“The FAA and the National Transportation Safety Board (NTSB) define an accident as an occurrence associated with the operation of an aircraft which takes place between the time any person boards the aircraft with the intention of flight and all such persons have disembarked, AND in which any person suffers death or serious injury or in which the aircraft receives substantial damage. The NTSB regulations (49 CFR part 830) define “serious injury” and “substantial damage” as follows:”
A Serious Injury means any injury which:
– (1) Requires hospitalization for more than 48 hours, commencing within 7 days from the date of the injury was received;
- – (2) results in a fracture of any bone (except simple fractures of fingers, toes, or nose);
- – (3) causes severe hemorrhages, nerve, muscle, or tendon damage;
- – (4) involves any internal organ; or
- – (5) involves second or third-degree burns, or any burns affecting more than 5 percent of the body surface.”
The Code of Federal Regulations defines how an accident is seen in § 830.2
An aircraft accident “means an occurrence associated with the operation of an aircraft which takes place between the time any person boards the aircraft with the intention of flight and all such persons have disembarked, and in which any person suffers death or serious injury, or in which the aircraft receives substantial damage. For purposes of this part, the definition of “aircraft accident” includes “unmanned aircraft accident,” as defined herein.”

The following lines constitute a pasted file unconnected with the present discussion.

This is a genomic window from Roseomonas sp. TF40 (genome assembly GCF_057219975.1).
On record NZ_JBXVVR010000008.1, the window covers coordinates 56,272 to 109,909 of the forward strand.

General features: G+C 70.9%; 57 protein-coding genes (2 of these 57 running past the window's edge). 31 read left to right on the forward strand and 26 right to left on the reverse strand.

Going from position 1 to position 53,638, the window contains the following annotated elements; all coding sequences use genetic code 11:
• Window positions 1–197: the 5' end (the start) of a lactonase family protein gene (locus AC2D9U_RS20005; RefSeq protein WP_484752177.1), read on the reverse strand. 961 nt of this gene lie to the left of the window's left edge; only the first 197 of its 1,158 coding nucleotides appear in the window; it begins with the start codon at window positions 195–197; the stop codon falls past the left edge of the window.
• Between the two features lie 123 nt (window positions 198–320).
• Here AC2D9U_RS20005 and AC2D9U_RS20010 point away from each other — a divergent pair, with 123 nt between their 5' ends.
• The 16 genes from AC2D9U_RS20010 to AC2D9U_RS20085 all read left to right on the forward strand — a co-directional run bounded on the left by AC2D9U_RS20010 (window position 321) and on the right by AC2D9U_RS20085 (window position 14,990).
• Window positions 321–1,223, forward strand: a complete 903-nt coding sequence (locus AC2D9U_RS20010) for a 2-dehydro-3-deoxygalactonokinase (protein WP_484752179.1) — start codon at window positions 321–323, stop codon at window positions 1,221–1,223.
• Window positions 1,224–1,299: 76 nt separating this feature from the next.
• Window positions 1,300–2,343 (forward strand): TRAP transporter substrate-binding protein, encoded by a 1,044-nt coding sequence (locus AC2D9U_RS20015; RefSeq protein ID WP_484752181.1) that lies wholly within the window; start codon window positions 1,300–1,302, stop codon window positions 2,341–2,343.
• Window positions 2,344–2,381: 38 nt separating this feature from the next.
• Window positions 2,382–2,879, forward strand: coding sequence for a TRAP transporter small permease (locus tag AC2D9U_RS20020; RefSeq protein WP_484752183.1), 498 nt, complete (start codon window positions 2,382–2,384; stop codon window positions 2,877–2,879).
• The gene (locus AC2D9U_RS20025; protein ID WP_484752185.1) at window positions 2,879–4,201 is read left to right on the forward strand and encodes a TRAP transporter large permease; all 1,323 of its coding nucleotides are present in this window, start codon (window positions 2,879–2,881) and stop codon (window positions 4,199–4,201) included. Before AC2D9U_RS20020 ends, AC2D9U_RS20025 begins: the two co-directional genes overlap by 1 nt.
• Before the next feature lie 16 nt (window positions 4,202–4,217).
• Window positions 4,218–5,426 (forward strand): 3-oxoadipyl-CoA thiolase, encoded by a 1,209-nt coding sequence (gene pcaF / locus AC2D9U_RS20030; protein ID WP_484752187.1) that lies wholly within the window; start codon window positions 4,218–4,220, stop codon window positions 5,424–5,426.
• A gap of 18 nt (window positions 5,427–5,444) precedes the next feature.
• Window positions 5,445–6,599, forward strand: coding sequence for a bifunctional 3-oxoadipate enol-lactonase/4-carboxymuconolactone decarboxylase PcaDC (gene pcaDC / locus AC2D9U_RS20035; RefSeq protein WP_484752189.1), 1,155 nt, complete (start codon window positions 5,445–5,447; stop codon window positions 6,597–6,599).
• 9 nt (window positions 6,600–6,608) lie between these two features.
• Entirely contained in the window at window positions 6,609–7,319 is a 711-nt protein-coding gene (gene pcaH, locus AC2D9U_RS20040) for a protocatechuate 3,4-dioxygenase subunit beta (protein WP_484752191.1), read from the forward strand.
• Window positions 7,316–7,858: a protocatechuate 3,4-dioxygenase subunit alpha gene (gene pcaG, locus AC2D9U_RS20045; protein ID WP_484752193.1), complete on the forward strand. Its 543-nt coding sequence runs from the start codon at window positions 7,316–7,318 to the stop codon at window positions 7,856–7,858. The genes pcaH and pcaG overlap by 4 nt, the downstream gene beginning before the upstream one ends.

How to prevent an injury on an airplane?
First, always be cognizant of your surroundings. Whether that means being aware of other passengers, watching your head, or securing your luggage, it is important to recognize any potential obstacles that may interfere. The crew and cabin members are trained on how to deal with emergencies.
Keeping your safety belt fastened can help prevent a head or other injury during clear air turbulence or sudden side shear wind impact.
In addition, wearing proper footwear can mean the difference between you and a slip-and-fall.
Some accidents are inevitable and the airline may be responsible for what is defined as “substantial damage.”
“Substantial damage means damage or failure which adversely affects the structural strength, performance, or flight characteristics of the aircraft, and which would normally require major repair or replacement of the affected component. Engine failure or damage limited to an engine if only one engine fails or is damaged, bent fairings or cowling, dented skin, small punctured holes in the skin or fabric, ground damage to rotor or propeller blades, and damage to landing gear, wheels, tires, flaps, engine accessories, brakes, or wingtips are not considered “substantial damage” for the purpose of this part.”
There are strict legal deadlines that apply. in cases of injury aboard an aircraft or accidents while getting on an aircraft or disembarking from a commercial jetliner. If you, or someone you know, has been injured through no fault of their own as a result of an incident at an airport, on the runway, in the terminal, or on board an aircraft, and there are questions about the laws that apply please contact us at (703) 796–9055 or email firstname.lastname@example.org.